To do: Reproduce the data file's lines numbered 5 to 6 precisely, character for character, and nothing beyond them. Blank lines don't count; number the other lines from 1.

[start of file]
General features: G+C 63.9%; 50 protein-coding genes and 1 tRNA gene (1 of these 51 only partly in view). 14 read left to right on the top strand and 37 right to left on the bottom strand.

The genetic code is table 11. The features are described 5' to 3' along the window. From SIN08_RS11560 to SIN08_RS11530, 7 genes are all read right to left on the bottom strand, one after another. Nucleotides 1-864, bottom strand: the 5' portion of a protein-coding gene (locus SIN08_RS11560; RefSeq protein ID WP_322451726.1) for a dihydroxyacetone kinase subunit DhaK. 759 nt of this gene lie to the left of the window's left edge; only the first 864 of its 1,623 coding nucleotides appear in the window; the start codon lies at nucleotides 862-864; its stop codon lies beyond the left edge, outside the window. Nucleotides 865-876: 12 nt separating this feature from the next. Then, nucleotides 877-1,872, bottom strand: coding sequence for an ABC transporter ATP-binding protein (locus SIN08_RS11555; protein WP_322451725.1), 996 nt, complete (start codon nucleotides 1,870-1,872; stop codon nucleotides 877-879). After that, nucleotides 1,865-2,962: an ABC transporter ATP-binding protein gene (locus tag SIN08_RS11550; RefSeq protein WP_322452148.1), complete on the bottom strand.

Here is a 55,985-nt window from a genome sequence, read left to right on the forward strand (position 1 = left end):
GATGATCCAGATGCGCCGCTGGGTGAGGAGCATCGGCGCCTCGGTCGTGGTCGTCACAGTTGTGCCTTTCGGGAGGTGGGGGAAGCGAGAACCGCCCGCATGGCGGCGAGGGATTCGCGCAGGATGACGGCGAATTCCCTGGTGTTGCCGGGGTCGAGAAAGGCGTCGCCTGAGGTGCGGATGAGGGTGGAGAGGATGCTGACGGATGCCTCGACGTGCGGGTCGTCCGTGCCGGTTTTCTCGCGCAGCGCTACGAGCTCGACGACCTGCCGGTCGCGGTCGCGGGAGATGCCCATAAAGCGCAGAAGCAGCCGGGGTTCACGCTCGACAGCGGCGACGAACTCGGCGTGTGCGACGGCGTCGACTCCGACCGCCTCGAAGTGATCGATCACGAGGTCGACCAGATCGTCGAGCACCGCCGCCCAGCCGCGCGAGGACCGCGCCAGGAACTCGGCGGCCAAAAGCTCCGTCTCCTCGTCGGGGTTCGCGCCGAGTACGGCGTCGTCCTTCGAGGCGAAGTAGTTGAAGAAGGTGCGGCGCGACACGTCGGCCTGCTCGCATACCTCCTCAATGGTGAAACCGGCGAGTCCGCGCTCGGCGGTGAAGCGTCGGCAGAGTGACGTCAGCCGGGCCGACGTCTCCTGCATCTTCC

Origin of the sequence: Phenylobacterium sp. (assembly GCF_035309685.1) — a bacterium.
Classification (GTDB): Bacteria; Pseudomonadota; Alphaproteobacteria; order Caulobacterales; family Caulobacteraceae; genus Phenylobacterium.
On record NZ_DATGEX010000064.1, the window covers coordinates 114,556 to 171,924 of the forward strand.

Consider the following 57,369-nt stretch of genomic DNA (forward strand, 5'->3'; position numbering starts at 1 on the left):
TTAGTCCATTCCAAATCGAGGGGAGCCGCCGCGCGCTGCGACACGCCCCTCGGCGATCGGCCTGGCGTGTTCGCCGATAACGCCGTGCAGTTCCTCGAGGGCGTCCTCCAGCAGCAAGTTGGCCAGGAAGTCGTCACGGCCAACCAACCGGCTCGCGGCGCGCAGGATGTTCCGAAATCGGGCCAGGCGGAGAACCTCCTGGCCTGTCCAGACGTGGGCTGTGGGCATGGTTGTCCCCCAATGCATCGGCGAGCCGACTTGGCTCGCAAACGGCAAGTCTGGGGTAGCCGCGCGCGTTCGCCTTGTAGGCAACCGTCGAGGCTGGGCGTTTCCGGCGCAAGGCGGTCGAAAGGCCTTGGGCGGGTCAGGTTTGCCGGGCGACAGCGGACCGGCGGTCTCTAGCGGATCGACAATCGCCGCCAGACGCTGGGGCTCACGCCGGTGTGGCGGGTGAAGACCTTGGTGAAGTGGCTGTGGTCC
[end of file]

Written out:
Origin of the sequence: Phenylobacterium sp. (assembly GCF_035309685.1) — a bacterium.
Classification (GTDB): Bacteria; Pseudomonadota; Alphaproteobacteria; order Caulobacterales; family Caulobacteraceae; genus Phenylobacterium.